Pseudonymization, with K-anonymity

These pseudonymized tables are generated by applying K-anonymity to columns that contain Personally Identifying Information (PII).

K-anonymization was done using the ARX anonymization tool. This tool provides a number of static anonymization methods as well as tools for evaluating risk. By static anonymization, we mean that the tool operates once on the data, producing a new anonymized or de-identified table.

To produce the pseudonymized table, columns were configured as being one of quasi-identifying, identifying, or sensitive.

Identifying columns are those that, taken individually, can identify a user. These are completely masked (the values are replaced with an asterik symbol). For all tables, we configured uid, ssn, and email as identifying. For the banking tables, we additionally configured the account_id as identifying.

Quasi-identifying columns are those whose values taken individually are unlikely to identify a user, but taken together may do so. For instance, first name, last name, and zip code taken together may identify a user. K-anonymity ensures that there any set of quasi-identifying columns pertains to at least K users. In all cases, we configured lastname, gender, street, and zip as quasi-identifying. (Note that we tried to also configure firstname and birthdate as quasi-identifying, but for some reason we never resolved, ARX prevented us from configuring more than four quasi-identifying columns. Therefore we configured firstname and birthdate as identifying. We don’t think this affected the result, because in any event the quasi-identifying columns were completely masked.)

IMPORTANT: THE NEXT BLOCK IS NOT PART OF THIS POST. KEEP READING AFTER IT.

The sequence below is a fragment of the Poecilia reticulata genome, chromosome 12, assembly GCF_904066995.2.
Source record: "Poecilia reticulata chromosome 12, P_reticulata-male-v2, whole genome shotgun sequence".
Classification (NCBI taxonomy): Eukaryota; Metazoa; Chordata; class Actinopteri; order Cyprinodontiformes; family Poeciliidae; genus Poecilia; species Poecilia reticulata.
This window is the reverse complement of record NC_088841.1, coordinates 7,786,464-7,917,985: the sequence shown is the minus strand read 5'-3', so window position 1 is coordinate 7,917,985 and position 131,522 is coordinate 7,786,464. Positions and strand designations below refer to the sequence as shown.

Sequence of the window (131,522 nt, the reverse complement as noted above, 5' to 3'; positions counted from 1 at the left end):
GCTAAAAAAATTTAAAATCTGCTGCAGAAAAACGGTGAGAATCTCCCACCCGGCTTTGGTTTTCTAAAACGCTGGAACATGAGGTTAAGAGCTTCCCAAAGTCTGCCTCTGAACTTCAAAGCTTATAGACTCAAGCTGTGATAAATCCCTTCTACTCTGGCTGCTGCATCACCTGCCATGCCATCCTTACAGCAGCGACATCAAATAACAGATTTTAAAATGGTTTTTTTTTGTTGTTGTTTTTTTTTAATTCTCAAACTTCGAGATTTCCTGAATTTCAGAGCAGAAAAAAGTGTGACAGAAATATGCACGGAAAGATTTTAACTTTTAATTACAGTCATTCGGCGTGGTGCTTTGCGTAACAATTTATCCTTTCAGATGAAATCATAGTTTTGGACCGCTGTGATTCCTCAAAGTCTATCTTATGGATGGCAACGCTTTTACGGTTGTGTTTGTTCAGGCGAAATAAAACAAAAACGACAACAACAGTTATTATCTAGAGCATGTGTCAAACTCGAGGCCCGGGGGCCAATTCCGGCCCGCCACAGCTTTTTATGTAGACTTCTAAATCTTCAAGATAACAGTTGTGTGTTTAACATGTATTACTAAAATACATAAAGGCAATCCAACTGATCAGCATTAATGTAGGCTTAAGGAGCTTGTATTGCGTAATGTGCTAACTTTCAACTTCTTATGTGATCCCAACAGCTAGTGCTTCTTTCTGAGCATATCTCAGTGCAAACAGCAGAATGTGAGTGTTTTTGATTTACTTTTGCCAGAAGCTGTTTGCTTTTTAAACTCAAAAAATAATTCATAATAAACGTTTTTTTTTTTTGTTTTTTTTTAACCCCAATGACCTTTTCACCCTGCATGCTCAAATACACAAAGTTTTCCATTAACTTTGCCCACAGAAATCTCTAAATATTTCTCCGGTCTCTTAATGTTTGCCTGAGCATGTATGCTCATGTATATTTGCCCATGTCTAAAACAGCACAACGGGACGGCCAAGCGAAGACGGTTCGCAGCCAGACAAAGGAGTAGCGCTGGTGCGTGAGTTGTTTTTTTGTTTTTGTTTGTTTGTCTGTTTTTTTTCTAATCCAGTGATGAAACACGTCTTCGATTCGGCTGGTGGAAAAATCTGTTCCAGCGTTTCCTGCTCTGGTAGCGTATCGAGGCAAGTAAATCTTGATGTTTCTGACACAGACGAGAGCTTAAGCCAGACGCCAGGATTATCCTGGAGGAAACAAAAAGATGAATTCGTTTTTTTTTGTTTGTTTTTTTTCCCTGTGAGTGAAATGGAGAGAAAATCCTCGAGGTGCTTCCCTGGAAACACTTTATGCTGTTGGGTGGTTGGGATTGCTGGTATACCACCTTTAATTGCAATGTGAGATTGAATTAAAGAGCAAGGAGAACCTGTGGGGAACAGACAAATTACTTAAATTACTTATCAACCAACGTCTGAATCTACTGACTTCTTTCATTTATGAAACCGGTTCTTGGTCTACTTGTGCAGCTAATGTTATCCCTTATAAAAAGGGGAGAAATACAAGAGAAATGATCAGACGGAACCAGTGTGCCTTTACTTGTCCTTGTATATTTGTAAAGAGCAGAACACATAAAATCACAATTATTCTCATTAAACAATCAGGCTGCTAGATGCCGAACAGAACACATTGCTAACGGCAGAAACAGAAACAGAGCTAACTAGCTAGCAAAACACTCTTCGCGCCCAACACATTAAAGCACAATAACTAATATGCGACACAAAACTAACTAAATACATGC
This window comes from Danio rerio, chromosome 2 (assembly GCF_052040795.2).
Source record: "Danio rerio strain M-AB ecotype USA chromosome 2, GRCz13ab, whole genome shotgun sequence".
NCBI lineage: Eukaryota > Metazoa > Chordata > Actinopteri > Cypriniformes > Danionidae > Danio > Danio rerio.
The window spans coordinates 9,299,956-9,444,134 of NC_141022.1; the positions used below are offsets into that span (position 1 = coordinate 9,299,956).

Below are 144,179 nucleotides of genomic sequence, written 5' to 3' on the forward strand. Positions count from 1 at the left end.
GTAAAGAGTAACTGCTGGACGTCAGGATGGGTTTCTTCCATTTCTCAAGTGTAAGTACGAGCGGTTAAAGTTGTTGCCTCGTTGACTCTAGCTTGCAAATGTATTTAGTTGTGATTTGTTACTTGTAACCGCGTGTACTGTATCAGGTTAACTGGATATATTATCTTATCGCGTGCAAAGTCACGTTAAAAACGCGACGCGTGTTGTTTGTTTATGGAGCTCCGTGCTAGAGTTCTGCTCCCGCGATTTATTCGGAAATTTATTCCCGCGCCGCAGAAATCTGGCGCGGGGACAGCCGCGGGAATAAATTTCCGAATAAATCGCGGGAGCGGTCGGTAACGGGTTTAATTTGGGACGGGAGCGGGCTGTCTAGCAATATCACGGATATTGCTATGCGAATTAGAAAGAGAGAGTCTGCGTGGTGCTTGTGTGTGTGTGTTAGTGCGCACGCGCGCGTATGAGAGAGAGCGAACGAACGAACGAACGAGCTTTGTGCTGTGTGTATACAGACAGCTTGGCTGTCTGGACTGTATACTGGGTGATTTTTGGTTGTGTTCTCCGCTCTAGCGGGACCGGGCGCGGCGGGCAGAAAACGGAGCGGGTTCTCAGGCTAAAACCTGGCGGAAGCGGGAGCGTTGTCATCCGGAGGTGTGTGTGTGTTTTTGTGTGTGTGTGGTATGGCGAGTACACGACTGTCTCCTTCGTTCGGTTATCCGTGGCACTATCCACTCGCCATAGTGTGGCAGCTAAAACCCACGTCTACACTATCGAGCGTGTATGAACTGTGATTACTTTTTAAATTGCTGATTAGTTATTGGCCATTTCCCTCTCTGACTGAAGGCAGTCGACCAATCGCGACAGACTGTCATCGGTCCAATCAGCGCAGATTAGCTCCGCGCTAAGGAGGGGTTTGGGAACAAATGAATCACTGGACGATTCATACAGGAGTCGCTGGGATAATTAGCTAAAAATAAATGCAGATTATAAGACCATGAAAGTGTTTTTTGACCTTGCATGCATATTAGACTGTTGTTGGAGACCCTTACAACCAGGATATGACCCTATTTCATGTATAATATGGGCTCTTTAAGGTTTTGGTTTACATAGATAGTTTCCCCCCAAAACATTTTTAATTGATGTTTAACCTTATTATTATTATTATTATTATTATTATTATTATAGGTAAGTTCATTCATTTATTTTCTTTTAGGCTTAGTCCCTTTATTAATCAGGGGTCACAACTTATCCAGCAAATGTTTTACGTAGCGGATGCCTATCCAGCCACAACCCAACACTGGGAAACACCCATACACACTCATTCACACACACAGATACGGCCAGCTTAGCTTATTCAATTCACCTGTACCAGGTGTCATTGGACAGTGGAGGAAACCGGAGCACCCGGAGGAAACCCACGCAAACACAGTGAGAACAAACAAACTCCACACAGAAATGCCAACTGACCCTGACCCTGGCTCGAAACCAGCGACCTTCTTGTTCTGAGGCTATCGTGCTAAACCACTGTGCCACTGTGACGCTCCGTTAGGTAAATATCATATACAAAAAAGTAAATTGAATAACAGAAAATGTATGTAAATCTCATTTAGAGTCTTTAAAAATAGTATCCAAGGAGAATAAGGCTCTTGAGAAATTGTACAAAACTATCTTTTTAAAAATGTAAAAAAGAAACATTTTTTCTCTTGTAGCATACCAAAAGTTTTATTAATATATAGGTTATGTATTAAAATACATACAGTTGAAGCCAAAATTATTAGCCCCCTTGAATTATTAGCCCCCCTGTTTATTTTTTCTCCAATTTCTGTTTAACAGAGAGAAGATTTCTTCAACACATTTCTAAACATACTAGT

Sensitive columns are not modified. ARX required that we assign a t-closeness value to sensitive columns, so we used the recommended value of t=0.001.

We produced two sets of tables, one for K=2 and one for K=5.

The result of all this is that pseudonymization with K-anonymity produced effectively the same result as pseudonymization by column suppression: the quasi-identifying columns (containing PII) were completely masked, which is equivalent to suppressing the columns. This is the case for both K=2 and K=5. We believe that with some effort we could have retained some of the quasi-identifying information, so these particular datasets should be considered as “low-effort” pseudonymization through K-anonymization.

The data can be explored via SQL client at https://db001.gda-score.org/. The database names are formatted as k_anon_K_table_partial, where K is either 2 or 5, and table is either banking, taxi, census, or scihub.

Other databases

The GDA Score project offers a number of real databases that can be used to test and measure anonymization methods.

Raw USA Census Database

This database is taken from the US Census of 2013. 

Find out more

Raw Czech Banking Data

This dataset contains a set of banking transactions and other data from a Czech bank.

Find out more

Raw Scihub Database

This database contains one week’s worth of downloads from the Sci-Hub scientific papers free download system. 

Find out more